In front of the them, Sam Deering and Matt Richards put in a good shift as we saw little of Wes Fogden and the formidable Toumani Diagouraga in the Pompey midfield.
Those six did a great job of nullifying the Portsmouth threat, and Scott Brown barely had a worthwile save to make - it was just a shame that we could not have taken one of those first-half opportunities and nicked the points.
Deering buzzed around but was let down once or twice by his decision-making with the final ball, but he competed superbly well against Diagouraga, a complete opposite to Sam in height and build.
We were not overawed by the occasion and surroundings, and we kept our shape and discipline well, and although we could not create anything in the second half, we dug in.
In the first half, Vincent, McGlashan and Gornell were a good outlet, but in the second half they couldn't get the same freedom - but it would have been a travesty if we had lost the game.
To be honest, that didn't look like happening bar that crazy little melee right at the end, and a point was what we deserved.
And so it was on to the Kassam, and after a nice new ground to visit, we had to go to a soulless three sided bowl where our 200-odd fans easily made more noise than the 4,000-odd home fans who bothered to turn up.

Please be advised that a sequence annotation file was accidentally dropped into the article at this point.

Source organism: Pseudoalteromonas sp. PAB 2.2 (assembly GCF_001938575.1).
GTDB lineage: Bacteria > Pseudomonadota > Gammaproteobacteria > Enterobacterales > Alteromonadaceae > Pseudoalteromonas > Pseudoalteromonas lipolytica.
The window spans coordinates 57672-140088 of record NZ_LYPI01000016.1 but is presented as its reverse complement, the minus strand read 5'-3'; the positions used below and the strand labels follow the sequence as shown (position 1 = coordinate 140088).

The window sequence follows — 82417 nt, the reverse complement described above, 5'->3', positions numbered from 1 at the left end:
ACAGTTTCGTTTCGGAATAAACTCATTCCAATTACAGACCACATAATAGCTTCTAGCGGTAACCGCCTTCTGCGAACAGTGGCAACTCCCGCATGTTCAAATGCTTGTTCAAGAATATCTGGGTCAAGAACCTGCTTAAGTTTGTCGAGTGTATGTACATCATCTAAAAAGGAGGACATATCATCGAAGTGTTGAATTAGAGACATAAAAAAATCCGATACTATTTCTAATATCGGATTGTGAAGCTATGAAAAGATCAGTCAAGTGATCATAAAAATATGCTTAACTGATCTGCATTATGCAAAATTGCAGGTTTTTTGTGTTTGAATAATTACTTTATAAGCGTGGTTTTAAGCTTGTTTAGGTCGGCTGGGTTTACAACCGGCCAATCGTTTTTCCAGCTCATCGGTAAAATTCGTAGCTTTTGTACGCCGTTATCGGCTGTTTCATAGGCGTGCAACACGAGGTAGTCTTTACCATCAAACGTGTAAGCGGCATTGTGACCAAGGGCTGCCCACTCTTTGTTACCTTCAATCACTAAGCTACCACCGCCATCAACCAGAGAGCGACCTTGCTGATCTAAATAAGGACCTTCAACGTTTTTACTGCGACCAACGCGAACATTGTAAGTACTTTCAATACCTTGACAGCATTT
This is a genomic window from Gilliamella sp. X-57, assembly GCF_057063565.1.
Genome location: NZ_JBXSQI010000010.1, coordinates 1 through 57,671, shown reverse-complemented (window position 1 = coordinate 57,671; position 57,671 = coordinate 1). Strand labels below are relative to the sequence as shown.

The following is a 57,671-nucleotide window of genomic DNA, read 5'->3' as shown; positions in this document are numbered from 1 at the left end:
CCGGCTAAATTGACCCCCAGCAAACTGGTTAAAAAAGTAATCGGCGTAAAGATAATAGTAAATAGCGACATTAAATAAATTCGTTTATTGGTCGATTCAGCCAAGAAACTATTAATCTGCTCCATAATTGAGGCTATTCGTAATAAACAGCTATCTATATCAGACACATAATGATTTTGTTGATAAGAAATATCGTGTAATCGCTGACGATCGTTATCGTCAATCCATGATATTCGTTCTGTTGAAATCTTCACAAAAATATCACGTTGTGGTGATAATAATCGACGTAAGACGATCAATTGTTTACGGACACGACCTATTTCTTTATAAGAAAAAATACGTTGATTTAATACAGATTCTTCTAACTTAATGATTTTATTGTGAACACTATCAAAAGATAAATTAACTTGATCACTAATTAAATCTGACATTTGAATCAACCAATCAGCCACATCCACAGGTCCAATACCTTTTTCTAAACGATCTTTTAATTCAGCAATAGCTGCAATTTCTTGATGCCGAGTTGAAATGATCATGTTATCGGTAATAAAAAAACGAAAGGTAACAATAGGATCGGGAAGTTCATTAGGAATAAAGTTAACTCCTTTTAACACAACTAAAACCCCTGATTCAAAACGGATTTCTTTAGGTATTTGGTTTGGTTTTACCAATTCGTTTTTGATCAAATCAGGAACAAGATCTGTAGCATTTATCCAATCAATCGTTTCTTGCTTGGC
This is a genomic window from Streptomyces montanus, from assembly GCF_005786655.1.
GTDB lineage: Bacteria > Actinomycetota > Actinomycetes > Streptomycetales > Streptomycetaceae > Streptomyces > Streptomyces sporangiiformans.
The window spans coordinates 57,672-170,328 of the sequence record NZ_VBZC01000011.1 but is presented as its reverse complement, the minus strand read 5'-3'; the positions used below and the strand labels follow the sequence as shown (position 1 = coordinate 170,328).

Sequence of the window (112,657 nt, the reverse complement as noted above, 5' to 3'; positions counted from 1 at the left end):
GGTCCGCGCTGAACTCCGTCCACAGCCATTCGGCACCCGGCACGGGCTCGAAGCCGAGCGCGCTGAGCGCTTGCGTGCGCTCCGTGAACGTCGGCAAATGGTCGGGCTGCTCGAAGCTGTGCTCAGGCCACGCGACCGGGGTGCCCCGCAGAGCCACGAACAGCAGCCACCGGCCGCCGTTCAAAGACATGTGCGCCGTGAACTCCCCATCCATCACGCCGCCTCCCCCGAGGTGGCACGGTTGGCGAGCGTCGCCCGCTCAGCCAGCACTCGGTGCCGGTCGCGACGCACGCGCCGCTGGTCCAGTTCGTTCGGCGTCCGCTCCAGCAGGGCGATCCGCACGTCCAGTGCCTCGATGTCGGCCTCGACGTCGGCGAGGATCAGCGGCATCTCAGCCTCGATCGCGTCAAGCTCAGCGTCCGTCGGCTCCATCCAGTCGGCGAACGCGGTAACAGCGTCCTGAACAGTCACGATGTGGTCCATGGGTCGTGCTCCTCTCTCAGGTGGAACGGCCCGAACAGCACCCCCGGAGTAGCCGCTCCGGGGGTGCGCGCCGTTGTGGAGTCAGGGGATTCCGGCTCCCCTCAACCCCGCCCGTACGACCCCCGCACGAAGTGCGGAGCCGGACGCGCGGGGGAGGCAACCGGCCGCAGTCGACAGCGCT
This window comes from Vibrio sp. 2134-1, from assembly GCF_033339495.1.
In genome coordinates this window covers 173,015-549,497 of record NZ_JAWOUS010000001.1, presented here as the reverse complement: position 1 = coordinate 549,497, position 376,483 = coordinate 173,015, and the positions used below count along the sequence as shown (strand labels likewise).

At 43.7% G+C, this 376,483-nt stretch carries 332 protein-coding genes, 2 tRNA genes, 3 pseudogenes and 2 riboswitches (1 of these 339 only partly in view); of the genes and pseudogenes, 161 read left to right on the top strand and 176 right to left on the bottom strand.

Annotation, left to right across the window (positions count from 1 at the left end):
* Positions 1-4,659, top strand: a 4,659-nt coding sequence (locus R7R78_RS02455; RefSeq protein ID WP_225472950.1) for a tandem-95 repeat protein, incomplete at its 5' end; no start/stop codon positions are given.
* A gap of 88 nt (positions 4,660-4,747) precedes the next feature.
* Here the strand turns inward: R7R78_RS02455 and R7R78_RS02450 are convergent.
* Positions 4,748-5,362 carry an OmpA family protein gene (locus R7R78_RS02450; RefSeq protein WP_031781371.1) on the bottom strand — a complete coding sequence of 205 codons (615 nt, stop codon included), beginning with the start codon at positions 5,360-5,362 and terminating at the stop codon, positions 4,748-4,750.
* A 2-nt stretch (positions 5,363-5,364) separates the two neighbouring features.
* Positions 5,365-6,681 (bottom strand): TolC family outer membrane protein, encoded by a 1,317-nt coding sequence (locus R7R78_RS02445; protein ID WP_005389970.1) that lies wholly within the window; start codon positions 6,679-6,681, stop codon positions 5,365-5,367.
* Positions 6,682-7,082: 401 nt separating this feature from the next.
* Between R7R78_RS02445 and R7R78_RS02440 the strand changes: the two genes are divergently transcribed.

It was no real surprise that we were unchanged. The only switch I might have considered was Jamie Cureton for Byron Harrison, but that was only down to Byron's largely anonymous game at Fratton.
We found things a little bit more problematic here defensively, especially Ihiekwe, who was posed problems by James Constable laying a strange left-wing-cum-sort-of-striker role, coming in from out wide to attack far-post crosses.
He should have scored with two first-half headers but missed them both, and we rode our luck a bit when Dean Smalley got through and a terrible touch allowed Scott Brown to come off his line and block.
We didn't create anything of note in the first half, bar a trio of long shots, but we did cause ourselves a few problems by over-playing in our own half and occasionally putting people in trouble.